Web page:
We ran together on the technical, rocky section up to Bardon’s Peak. I built up some strength once the running became a bit easier and was really tailing Kurt closely. With some easy running ahead and an opportunity to pass, I took it and surged a bit. It was enough to leave Kurt out of sight. But, it was probably not for long. I would have to keep it up or else Kurt would probably pass me back with no regard. Alone again, I just pushed and pushed. It was an absolutely beautiful morning, and with sweat dripping from my brow I tried to capitalize on any easy running, slightly downhill trail sections. Getting closer to Spirit, I knew it was less just a couple miles – less than two – to the finish from the aid station at Magney. When I got to a little creek crossing with steep embankments on both sides, I knew I was close. But it was the last big climb up from there to the Magney aid station. I saw Kurt behind me, which lit a fire under my butt. My right foot was starting to hurt in the same area as the day before. Right hand turns were becoming excruciating. But besides that I felt good. Pretty strong. No spring in my step, but I could crank pretty good actually. Just like two years before…
I really tried to hammer up the the hill to Magney, and sprinted through the small gathering at the aid station, trying to move my feet as quickly as possible in an attempt to emulate the speed of a fresh runner with the gait of an arthritic shuffler. The shuffle was working. I didn’t see Kurt or anyone else behind me as I passed the cool bridge over Stewart Creek. Nobody ahead, either. They were probably finished. I knew it was just a skip and a jump to the finish line, so I booked it down Skyline. If I just leaned forward, I thought to myself, I’d make third place. Not bad. I hopped back into the woods and leaped and jumped over each root onto the rocky soil leading into Spirit Mountain. I forgot about some of the steep and rocky sections that awaited me. Ugh, I just had nothing. But, I was also very scared and wanted to maintain my third place. With one last bit of energy I surged up a hill by the a very old concrete water diversion structure in the middle of the woods, then back down, up and down a whoop-de-whoop bridge with chicken wire over it, then up and up a slight incline that snaked around mountain bike trails. Nobody biking yet… I just knew Kurt was right there behind me. I could see him.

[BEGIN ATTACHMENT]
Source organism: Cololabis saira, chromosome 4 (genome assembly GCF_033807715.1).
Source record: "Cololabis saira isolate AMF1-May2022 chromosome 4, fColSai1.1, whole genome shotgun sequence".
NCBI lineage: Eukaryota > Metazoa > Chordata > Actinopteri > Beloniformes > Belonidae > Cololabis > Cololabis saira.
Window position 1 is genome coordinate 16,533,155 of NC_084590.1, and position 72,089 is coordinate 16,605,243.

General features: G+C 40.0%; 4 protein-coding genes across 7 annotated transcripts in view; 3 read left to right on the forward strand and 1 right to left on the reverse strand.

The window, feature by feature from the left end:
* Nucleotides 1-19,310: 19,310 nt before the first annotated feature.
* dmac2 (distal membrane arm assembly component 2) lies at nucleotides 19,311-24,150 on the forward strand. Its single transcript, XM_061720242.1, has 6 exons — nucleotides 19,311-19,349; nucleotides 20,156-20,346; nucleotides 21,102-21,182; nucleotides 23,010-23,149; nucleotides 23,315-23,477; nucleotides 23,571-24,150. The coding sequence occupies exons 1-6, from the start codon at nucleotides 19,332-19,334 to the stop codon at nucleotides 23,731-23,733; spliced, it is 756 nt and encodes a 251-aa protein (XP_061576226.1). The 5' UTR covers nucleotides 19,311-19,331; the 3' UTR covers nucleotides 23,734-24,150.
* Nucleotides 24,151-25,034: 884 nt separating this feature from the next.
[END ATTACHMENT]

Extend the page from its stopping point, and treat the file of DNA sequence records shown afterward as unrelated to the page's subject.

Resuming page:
Sprinting as fast as I possible could over a few longer wooded bridges, I knew I was close. I was excited to get to the catwalk. I was all easy running downhill from here. No more trails. Just one last right hand turn for my foot to endure and then sweet relief. Kurt was behind me. I sprinted with everything I got. He wouldn’t be able to catch me. With the finish sealed, hatchet in hand, I sprinted in. Ahh. No sweet relief, though. My body was wrecked. I was pretty happy with the weekend. A finish was good enough for me. 55 minutes and third place was fine. The success of the weekend was the 100k. With a win at that, all else was fine in the world.
I received an honorary knighting along with the handful of other Ultimate Wildman and Wildwoman finishers, and tied my arrowhead to my hatchet. I don’t know if I’d do the Ultimate Wildman again. It is so grueling! Yet, I’m two for two. It is humanly possible.
Shoes: Brooks Cascadia 13 size 12.5